What Is Cytomegalovirus?

Pregnant woman

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Pregnancy is a time for excitement and preparation, as well as caution and hypervigilance. You want to do everything to keep yourself and your growing baby safe, and that includes staying free of disease. One such disease to avoid is cytomegalovirus (CMV).

CMV, a common virus, can pass from the pregnant individual to their growing baby and cause issues, such as birth defects. "Although CMV is very common and rarely causes illness, the congenital form of the virus can be problematic," says Sandra El Hajj, N-MD, a health professional specializing in preventive and global health.

Anyone can become infected with CMV at any time, and it's likely that you already have been. Most people don't even know that they have CMV. The main concern is trying to make sure you don't get infected with this virus during your pregnancy, and you can take preventative measures towards this to help protect your baby. Let's dive more into what CMV is, how it's treated, and what you can do to prevent it.

What Is Cytomegalovirus (CMV)?

CMV is a common virus that is passed through bodily fluids, usually from coming into contact with children through diaper changes, breastfeeding, or other routine care.

Often, there are no symptoms. "Most people by the age of 40 have been infected, yet don't know," says Kecia Gaither, MD, MPH, FACOG, a double-board certified physician in obstetrics and gynecology and maternal-fetal medicine, and the director of perinatal services at NYC Health+ Hospitals/Lincoln in the Bronx. Occasionally, symptoms such as fever, fatigue, sore throat, or swollen glands may present in those with compromised immune systems.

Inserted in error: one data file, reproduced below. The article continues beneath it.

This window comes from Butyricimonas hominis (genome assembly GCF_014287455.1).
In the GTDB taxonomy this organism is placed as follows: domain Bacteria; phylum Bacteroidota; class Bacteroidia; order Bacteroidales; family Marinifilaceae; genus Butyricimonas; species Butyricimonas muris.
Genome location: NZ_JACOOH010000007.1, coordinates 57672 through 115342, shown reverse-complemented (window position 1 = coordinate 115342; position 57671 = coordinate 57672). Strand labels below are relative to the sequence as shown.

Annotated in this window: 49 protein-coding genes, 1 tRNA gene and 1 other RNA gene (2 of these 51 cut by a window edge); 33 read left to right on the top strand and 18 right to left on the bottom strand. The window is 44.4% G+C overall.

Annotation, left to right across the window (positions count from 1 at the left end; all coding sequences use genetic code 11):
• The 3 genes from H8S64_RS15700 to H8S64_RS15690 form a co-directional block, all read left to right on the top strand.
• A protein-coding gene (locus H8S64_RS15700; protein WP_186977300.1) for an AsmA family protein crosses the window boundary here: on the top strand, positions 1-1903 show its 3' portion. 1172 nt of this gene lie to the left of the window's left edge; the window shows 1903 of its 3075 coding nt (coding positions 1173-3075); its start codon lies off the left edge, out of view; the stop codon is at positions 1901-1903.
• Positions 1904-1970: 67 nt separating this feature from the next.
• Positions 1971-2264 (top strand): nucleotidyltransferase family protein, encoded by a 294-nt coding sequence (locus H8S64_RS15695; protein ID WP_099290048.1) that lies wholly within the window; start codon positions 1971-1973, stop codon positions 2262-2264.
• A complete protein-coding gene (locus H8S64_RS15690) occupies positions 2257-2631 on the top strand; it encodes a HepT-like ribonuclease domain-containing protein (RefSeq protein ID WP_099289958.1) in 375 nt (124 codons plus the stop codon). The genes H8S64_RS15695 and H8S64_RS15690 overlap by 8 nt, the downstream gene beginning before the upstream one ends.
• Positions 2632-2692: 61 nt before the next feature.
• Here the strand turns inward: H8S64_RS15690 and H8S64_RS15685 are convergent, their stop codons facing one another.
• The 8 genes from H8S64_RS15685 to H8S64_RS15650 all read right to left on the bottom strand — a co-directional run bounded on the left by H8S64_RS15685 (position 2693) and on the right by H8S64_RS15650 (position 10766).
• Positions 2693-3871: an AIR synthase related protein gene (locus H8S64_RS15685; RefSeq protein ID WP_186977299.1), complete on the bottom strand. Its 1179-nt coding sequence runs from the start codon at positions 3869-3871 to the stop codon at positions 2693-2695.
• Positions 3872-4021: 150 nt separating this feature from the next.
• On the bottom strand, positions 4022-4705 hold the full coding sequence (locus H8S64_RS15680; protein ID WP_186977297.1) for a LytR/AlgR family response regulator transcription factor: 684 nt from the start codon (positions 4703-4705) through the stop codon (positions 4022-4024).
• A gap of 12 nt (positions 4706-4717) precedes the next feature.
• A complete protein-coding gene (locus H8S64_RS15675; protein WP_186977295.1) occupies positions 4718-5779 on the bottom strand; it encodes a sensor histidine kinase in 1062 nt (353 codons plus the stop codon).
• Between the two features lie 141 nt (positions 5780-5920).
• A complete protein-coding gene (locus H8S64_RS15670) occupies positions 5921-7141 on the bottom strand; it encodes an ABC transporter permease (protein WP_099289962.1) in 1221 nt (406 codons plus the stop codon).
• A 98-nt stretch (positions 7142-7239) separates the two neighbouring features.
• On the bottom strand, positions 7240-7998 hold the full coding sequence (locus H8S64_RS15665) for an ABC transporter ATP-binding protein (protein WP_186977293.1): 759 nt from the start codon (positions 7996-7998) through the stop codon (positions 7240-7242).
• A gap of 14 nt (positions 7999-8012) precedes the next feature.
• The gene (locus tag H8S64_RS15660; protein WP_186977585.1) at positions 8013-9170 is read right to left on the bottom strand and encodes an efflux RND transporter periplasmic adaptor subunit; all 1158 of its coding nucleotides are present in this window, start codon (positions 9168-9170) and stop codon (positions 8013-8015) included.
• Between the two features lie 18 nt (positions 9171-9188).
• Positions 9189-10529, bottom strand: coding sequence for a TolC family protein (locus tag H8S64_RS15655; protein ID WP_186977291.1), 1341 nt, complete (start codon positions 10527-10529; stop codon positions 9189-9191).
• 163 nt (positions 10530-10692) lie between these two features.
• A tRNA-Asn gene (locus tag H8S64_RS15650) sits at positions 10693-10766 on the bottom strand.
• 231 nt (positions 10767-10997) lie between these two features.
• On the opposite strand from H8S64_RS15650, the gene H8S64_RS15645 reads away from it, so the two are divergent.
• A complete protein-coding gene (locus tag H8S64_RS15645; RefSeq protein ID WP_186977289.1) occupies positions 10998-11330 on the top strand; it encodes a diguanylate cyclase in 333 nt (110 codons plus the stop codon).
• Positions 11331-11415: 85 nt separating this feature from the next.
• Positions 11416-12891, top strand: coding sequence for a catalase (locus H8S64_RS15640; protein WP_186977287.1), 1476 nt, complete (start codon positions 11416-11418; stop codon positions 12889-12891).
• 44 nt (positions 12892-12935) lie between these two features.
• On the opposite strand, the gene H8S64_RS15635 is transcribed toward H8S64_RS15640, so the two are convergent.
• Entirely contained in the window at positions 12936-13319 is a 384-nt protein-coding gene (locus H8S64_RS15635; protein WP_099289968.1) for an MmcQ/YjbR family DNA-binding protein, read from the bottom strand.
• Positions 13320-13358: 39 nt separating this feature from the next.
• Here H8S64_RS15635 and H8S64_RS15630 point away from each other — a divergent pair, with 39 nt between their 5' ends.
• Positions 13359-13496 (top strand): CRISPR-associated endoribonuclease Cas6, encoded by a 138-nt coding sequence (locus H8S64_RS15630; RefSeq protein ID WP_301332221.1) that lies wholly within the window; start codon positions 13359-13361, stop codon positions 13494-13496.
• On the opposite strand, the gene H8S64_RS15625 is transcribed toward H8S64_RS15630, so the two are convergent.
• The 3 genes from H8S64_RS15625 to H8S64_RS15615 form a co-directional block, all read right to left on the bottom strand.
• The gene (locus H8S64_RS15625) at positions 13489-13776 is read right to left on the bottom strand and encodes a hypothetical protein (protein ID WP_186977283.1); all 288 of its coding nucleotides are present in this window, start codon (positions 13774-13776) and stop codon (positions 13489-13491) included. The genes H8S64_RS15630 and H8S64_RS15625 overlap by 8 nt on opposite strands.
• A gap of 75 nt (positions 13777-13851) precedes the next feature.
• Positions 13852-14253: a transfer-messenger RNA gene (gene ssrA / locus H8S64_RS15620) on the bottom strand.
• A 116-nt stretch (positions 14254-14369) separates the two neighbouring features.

CMV is a concern during pregnancy because it can pass through the umbilical cord and infect your fetus. This is known as congenital CMV, and it can cause serious problems for your baby. Babies born with CMV are at an increased risk of birth defects such as hearing or vision loss, intellectual disabilities, or seizures.

Congenital CMV is more likely if you are infected while you are pregnant, especially if it is the first time you have been infected. Avoiding becoming infected during pregnancy is most important when it comes to keeping your baby safe.

You can protect yourself from CMV infection during pregnancy by avoiding coming into contact with bodily fluids. "This is especially true when it comes to the saliva or urine or young children," says Dr. El Hajj. If you normally hold your toddler's pacifier in your mouth, sip from their sippy cup, or kiss them on the mouth, you may want to make some adjustments now that you have another baby on the way.

If you come into contact with body fluids such as breast milk, semen, urine, or blood, be sure to wash your hands immediately afterward. Since CMV tends to pass most easily through babies' or children's bodily fluids, be extra-mindful of your hygiene when you are changing diapers or patching up a boo-boo.

How Is CMV Diagnosed?